In his recent blog post, Fred Destin said that an entrepreneur should never tell a VC three things when fundraising:
- How much cash you have and when you are running out of money.
- Other investors that you are talking to.
- Your detailed cap table and your last round valuation.
I should note that Fred was not advocating giving false information when confronted with these questions or that you should hope to never have to reveal anything along these lines, just that you should give a “non-answer” answer until a more appropriate point of time in the process. The comments to his post ran the gamut from well informed to jaw-droppingly naive. One commenter, Eileen Burbridge, disagreed with Fred on all three counts. As she was writing her comment, it ran long enough that she decided to put up a post of her own rebutting Fred’s position. The debate then continued in the comments to her post, including comments from Fred (you have to love the blogoshpere).
In my prior life, I raised a lot of VC money for dozens of clients while at Alex. Brown. My partners there worked on hundreds of other deals that we talked about constantly. So, although it has been a while, I know more than a little bit about this stuff, and I thought that I would chime in with my own point of view.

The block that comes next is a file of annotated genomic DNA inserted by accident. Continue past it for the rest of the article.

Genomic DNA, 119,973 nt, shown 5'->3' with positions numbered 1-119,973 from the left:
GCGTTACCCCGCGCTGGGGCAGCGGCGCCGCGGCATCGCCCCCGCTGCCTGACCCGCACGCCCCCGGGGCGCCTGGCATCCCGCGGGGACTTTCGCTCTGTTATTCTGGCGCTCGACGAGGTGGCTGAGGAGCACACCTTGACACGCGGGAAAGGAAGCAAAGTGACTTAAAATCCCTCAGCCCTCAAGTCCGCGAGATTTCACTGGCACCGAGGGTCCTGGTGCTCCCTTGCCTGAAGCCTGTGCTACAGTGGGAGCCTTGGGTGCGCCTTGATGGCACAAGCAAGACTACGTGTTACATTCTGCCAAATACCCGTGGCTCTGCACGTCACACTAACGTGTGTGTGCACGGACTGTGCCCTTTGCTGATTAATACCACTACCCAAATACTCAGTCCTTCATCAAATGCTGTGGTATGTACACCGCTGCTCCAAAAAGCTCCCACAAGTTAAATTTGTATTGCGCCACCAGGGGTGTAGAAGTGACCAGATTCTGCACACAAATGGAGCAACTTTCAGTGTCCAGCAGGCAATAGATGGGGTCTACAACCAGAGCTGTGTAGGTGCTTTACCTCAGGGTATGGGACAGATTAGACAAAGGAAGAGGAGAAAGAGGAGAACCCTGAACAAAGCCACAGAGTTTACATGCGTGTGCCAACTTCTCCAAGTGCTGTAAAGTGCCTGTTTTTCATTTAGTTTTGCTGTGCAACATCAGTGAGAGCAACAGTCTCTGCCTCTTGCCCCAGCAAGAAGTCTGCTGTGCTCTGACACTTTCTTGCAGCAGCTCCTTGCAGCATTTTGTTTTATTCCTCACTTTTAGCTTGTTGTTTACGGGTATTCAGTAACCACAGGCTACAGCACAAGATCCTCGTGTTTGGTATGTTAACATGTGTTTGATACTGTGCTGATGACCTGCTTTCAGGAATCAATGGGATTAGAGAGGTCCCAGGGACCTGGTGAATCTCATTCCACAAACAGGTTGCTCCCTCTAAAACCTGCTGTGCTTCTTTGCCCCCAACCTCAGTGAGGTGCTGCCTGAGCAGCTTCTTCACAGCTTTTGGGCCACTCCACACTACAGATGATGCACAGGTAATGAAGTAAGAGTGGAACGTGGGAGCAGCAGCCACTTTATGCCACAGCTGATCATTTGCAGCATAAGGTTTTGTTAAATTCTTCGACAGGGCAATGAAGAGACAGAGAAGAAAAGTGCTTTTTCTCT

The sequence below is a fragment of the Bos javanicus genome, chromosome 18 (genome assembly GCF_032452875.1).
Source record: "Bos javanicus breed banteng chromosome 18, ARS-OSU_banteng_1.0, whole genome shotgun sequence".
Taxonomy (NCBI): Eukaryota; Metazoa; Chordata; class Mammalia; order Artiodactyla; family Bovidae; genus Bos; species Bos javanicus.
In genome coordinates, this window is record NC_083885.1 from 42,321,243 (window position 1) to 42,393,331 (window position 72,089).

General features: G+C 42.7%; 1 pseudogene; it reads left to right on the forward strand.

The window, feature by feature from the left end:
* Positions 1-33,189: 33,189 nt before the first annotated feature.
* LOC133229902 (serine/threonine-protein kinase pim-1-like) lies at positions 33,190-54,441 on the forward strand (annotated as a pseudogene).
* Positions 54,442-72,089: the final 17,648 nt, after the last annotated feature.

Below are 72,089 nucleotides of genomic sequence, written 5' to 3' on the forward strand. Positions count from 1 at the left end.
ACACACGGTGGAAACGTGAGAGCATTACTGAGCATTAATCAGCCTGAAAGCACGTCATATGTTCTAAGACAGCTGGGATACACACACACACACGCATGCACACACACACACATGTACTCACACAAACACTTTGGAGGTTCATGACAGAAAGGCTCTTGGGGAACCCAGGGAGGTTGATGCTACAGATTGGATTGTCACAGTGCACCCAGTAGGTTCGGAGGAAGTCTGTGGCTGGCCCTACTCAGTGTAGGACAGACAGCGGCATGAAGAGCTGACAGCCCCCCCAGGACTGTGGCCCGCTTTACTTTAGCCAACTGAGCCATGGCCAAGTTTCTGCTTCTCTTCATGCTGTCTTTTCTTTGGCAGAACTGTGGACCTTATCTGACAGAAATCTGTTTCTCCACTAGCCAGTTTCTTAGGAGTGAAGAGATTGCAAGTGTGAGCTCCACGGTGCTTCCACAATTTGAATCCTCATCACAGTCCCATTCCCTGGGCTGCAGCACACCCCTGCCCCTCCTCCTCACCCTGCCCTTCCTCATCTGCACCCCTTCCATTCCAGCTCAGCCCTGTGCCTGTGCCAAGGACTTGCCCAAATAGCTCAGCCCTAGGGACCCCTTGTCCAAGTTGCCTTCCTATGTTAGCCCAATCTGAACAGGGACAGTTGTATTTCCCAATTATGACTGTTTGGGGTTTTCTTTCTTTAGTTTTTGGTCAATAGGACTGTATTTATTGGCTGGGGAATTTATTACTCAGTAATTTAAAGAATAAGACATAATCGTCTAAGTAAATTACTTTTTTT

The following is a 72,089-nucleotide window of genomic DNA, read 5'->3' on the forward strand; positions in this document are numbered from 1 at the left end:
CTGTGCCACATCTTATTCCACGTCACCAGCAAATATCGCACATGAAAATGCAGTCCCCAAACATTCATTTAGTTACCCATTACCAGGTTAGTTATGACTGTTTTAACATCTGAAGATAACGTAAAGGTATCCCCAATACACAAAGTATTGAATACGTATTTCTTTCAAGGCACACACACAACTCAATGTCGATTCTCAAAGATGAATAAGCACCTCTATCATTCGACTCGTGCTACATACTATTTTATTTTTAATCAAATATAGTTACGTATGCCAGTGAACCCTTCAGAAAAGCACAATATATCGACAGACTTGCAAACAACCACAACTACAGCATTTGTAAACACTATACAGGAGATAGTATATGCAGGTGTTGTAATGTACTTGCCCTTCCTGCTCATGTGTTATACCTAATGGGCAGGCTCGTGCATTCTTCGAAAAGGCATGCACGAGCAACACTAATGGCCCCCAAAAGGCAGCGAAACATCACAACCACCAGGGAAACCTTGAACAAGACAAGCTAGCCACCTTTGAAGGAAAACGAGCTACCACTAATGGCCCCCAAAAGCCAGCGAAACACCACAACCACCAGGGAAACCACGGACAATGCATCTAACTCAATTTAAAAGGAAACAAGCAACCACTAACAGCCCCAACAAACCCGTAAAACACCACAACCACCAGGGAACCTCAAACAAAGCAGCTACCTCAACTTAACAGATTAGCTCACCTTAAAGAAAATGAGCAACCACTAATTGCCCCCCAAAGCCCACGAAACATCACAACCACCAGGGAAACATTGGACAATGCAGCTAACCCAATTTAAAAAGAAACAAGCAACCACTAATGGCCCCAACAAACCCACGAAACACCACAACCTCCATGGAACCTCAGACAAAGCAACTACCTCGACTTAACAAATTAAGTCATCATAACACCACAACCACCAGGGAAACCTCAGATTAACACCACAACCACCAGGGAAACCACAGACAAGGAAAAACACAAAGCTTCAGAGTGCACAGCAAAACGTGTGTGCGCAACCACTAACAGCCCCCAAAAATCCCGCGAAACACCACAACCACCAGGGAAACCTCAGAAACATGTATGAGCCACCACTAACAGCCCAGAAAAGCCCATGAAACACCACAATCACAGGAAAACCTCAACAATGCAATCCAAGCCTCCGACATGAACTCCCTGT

Fred is absolutely right on point 2. He is also right on point 1, but it may not make a difference. Eileen is right on point 3. Let’s take them one by one:
Should you tell a VC how much cash you have and when you will run out of money? Fred’s point is that you should avoid signaling desperation even if you are, well, desperate. Eileen’s point is that your cash balance and burn rate are not too hard to verify and you risk looking insincere (best case) or dishonest (worst case), when the facts come to light. My view is that if you come right out and tell a VC you are out of cash in six weeks, he or she will think that you are an idiot. If you tell a VC that you have enough cash for 12 months when you don’t, he or she will think you are an idiot once they figure it out. The only way to avoid this situation is to make sure that you do not end up there in the first place. Make sure that you have at least six, and preferably nine, months of cash before you start fundraising. If you don’t have that much cash, it is time to hit your existing investors up for a bridge. If they are not willing to bridge you in this situation, your odds of raising VC money on decent terms are close to nil, so you really need to revisit everything anyway. Even then, you want to put as brave a face as possible on the situation without actually appearing clueless. Regardless of how much cash you have, understand that it is generally in the VCs interest to slow the process down. They get more information about how the business is performing and you get more desperate. The best way to counter this is to have multiple conversations going at once to foster true competition for your deal. Which brings us to: